by George Gad Economou



Corner Stool


there’s no more reassuring spot in a bar than

the corner stool, facing the lined up bottles like

soldiers ready for the final warn-ending charge.


everywhere around you people chirp away, nipping colorful cocktails.


in the corner you’re invisible, invincible and indomitable.

the barmaid sports the widest, most overwhelming and mesmerizing

smile and

pours you a fresh, frothy beer the moment the old one’s dry.


straight from the tap, ice-cold first sip, foam soaks the unkempt mustache.

the stool next to you remains empty, occupied by the ghost of a former love


and on occasion you catch a glimpse of a phantom cowboy hat, a nod

from those that were and never again will be.


trading beer for bourbon, chasing one with the other to hunt down

lost dreams. last call always looms in the air,


you order another round, no one yells the two most dreadful words

in every language of the world and you fire up a cigarette, chasing

the smoke down with beer, and the beer with bourbon.


you’re alive, in the best spot of the bar, and no one around you knows

why your grin is broader than of those that supposedly have everything.




a black line



A fridge full of beers


no sight more encouraging and uplifting—keep your inspirational

stories to yourself—all I need to feel like there’s hope in the universe,

that things will somehow, someway work out, is opening the fridge

and seeing 20-30 bottles standing there—early in the afternoon, the first three

drained and that’s how it goes—more to go, come dawn I’ll be passing

out on the floor, it’s alright, I just need the comfort of a fridge

full of beers, it’s only then the world’s not out to get me, at least I

don’t feel its grip—that’s what matters—simple things for simple men,

you shell out the cash you earned through backbreaking day labor but

goddamn it

you earned a night of serious beer drinking—the bars don’t need you

tonight, let them pour weak cocktails for other people—drink

the beers up, feel good, get uplifted—we need booze because the world

IS out to get us, feel its grip crashing

your windpipe—crack a bottle of icy Stella—feel its

smoothness and palatable taste—savor it—it might be your last night

of serious drinking—tomorrow they might ban booze again—there are

more neo-prohibitionists than drunkards—dire prospects, dark future—the

suits nipping on one cocktail all night won’t care if it’s banned—they’ll

drink tea and be fine—they banned smoking—soon, the dives shall

be closed—I have a fridge full of beers and tonight

I don’t care—tomorrow will be another story—tonight,

as long as there’s beer in my fridge and in my hand,

I am free—I salute you, my friend, and hope you’re drunk too.

you better be, because tomorrow they might call us criminals for

enjoying booze a little “too much”.



a black line



it's all about the game


for a quick buck millions bet

on 22 fuckers chasing a ball

around. the players earn millions or

peanuts, the army of

dead try to capitalize on them, make

a quick dollar by placing

bets day and night on matches taking place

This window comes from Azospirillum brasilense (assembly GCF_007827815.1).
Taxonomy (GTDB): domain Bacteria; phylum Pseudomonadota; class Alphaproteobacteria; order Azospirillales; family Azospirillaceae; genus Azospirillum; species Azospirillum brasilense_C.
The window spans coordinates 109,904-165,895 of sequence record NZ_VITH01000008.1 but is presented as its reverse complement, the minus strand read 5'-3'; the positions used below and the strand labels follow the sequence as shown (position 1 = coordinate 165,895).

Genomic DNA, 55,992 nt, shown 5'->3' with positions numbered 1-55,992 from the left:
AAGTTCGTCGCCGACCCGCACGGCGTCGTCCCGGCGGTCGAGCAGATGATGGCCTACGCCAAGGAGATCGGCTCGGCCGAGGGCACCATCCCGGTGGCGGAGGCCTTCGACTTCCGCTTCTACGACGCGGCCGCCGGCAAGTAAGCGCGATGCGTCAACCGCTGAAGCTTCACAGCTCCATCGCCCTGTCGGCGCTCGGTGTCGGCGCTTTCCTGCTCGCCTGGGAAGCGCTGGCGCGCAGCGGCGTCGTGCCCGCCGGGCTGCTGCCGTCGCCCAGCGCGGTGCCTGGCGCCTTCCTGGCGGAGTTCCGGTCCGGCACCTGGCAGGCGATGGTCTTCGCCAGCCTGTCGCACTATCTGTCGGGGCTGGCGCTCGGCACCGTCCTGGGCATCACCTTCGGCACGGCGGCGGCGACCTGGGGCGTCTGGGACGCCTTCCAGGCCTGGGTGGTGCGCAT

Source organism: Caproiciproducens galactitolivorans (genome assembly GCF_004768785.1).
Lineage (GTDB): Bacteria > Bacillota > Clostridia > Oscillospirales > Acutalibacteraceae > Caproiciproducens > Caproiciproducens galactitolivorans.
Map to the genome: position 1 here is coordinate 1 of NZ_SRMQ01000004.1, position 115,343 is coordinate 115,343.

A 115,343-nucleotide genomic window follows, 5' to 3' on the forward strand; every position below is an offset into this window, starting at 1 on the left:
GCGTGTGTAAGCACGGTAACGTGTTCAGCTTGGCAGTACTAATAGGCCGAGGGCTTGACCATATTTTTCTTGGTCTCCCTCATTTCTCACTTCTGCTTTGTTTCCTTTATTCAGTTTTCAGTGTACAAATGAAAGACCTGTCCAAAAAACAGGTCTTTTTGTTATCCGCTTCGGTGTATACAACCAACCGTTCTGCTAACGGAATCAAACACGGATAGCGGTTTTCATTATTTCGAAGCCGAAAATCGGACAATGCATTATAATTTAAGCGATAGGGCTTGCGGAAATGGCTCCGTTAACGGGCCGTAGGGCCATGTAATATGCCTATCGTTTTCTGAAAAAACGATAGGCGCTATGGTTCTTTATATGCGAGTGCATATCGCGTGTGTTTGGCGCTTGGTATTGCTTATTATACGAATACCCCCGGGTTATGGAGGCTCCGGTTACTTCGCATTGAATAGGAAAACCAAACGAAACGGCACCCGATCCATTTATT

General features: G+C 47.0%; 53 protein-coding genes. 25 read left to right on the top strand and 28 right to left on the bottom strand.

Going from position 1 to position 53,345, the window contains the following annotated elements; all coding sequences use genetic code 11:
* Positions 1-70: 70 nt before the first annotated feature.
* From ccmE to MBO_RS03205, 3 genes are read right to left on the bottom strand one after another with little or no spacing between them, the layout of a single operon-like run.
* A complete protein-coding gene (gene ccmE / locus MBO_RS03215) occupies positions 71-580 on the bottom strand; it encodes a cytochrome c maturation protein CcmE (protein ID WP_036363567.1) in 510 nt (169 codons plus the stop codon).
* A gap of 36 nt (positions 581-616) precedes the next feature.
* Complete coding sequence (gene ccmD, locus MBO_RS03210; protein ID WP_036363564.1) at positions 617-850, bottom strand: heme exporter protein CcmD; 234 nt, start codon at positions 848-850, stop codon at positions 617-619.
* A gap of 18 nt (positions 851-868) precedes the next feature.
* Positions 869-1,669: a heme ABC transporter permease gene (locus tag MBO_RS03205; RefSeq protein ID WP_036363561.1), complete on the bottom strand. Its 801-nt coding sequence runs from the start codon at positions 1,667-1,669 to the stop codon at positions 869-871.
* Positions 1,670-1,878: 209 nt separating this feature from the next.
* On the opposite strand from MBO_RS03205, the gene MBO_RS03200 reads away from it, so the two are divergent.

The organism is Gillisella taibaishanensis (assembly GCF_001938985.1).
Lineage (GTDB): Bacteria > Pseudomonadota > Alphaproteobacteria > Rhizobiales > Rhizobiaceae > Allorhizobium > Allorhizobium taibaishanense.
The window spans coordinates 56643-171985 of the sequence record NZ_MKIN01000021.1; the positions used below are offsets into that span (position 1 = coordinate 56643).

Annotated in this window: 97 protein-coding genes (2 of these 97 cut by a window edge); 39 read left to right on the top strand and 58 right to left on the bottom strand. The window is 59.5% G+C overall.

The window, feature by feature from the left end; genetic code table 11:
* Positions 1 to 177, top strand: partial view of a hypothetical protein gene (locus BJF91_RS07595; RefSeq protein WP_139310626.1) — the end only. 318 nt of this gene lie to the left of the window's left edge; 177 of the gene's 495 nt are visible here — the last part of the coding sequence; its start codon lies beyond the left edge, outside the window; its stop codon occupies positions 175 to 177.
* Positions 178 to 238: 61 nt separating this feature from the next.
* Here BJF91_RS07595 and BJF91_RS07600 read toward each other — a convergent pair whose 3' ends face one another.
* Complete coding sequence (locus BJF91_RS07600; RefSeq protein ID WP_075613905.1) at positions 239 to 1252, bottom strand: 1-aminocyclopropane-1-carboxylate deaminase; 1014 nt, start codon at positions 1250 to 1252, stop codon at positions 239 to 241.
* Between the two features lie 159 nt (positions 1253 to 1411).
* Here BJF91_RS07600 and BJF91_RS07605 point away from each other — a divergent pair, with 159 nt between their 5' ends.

from downtown London all the way

to the tiniest Indonesian village, hoping

for the right final score and some money

to cover the expenses. with cheap

beer, and cheaper cigarettes, they scrutinize

the statistics, studying the game, placing

bets, trying to master the process and

bring the big prizes

home. hem had his bulls, buk

the horses. for me, it’s not

about the game, it’s about

the players, the dead, melancholy

eyes staring at results on glistening

screens hoping for the

right teams to win. a world relying upon

miracles, I observe

those struggling to live while incorporating

my shortcomings on the blank page that

deserves a pen dipped in infernal flames.



a black line



Memories of an empty needle


“don’t forget me!” those were

her parting words when she

boarded the airplane, flying

far, far away. he returned

to the bar; ordered bourbon neat and spoke

not a word. they had spent

few months together, now

she was gone. he twirled his finger: another lowball

of bourbon, a shot of gin. a combination to

kill the heart, eviscerate the thoughts, annihilate

emotions. soon, he found a free line

to snort, more needles were bought (or stolen).

like she’d promised, she returned; he

failed to

recognize her smile. she was a stranger. so

was he—he’d traipsed into

a different realm. she tried

to bring him back, her kisses

did not suffice, the glow in

her eyes went unnoticed. he

drank, shot, snorted, and smoked. in his

swirling world there was nothing, in her world

everything was refulgent. “how could

you forget me?” those were

her new parting words when she

boarded a

different plane flying to the same destination.

he stayed behind, not the same; another

shot in the arm, the new became old and

he finally remembered.



a black line



the falling leaf


down it spirals slowly, dancing with

the breeze, the gentle rain

pushing it to the ground; it ignores

the heartless pavement, the freezing cement.

a soft landing, it turns moist in seconds. condemned

to be blown away by the caprices of the wind,

to see other places and other times without

perception nor thought, just a directionless

existence doomed to be too short

and meaningless.


a black line


More poetry from Winamop

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